jQuery of course gets a lot of headlines for making AJAX easier to work with, but that's not the point of this article. I kept the AJAX code bog-simple, and left out even error handling, so you can focus on what happens when the document is successfully loaded. This is the success item of the AJAX parameter structure, and it's another anonymous function. The resulting document is XML, and the function uses jQuery API to process that XML. The find method applies a jQuery selector to a context, rather than the whole document, and in this case it's applied relative to the loaded XML, selecting all the label elements. The each method specifies an action to be performed over all the selected elements, and this functional approach to iteration is another of jQuery's strengths, especially when dealing with DOM structures. For each label the id attribute's value is kept in a variable, using the attr method, and the text content of the name element is kept in another variable. The $('<li/>') constructs an element on the fly and the html method adds HTML, or in this case plain text, as the element content. Finally, this newly created element is added to the target ol element.

Listing 2 is the XML file that's loaded and parsed by the above code.

Listing 2: Address label XML
<?xml version="1.0" encoding="iso-8859-1"?>
 <labels>
   <label id='ep' added="2003-06-10">
     <name>Ezra Pound</name>
     <address>
       <street>45 Usura Place</street>
       <city>Hailey</city>
       <province>ID</province>
     </address>
   </label>
   <label id='tse' added="2003-06-20">
     <name>Thomas Eliot</name>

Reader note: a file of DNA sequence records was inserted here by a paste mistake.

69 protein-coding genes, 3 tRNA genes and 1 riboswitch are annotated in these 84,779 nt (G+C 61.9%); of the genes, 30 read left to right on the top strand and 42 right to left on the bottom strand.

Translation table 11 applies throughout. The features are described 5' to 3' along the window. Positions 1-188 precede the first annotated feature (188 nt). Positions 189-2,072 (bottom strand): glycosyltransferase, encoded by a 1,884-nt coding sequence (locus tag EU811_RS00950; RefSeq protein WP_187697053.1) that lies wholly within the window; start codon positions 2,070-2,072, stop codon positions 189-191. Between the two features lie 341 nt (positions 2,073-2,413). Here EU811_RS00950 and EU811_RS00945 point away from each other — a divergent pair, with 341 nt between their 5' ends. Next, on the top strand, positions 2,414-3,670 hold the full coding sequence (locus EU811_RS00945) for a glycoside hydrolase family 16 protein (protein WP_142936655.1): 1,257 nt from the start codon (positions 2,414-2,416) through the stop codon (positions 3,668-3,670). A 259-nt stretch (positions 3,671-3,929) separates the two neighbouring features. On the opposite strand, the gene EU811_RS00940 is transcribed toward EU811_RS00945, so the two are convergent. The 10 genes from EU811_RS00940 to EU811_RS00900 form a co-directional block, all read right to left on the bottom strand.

<address>
       <street>3 Prufrock Lane</street>
       <city>Stamford</city>
       <province>CT</province>
     </address>
   </label>
   <label id="lh" added="2004-11-01">
     <name>Langston Hughes</name>
     <address>
       <street>10 Bridge Tunnel</street>
       <city>Harlem</city>
       <province>NY</province>
     </address>
   </label>
   <label id="co" added="2004-11-15">
     <name>Christopher Okigbo</name>
     <address>
       <street>7 Heaven's Gate</street>
       <city>Idoto</city>
       <province>Anambra</province>
     </address>
   </label>
 </labels>

Straight up XML

You can escape the safety of XML loaded through AJAX and still get a lot of use from jQuery, but it is certainly less steady ground because browsers are all over the place when dealing with XML directly. Listing 3 (designers.xml) is an example XML file you can load directly into a browser to generate a simple list display. The XML uses CSS to offer a reasonable look, and loads scripts to enable user interaction, in this case to simulate links.

Listing 3 (designers.xml): XML for browser viewing
<?xml version='1.0' encoding='utf-8'?>
 <?xml-stylesheet type="text/css" href="designers.css"?>
 <designers>
   <blurb>
     <designer homepage="http://doria.co.uk">Doria Ltd.</ 
 designer>
     of London
   </blurb>
   <blurb>
     <designer homepage="http://samsara.biz">Samsara Saris</ 
 designer>
     of Mumbai
   </blurb>
   <blurb>
     <designer homepage="http://pcp.co.uk">Pikeman Camouflage,  
 Plc.</designer>
     of London
   </blurb>
   <blurb>
     <designer homepage="http://mandalay.co.jp">Mandalay</ 
 designer>
     of Tokyo
   </blurb>
   <xhtml:script xmlns:xhtml="http://www.w3.org/1999/xhtml"
                 src="jquery.js"
                 type="application/javascript"/>
   <xhtml:script xmlns:xhtml="http://www.w3.org/1999/xhtml"
                 src="designers.js"
                 type="application/javascript"/>
 </designers>

The script elements are in the XHTML namespace, and are processed as such by most modern browsers. The first script element loads the jQuery library and the second the more specific script. Listing 4 is the referenced CSS file (designers.css).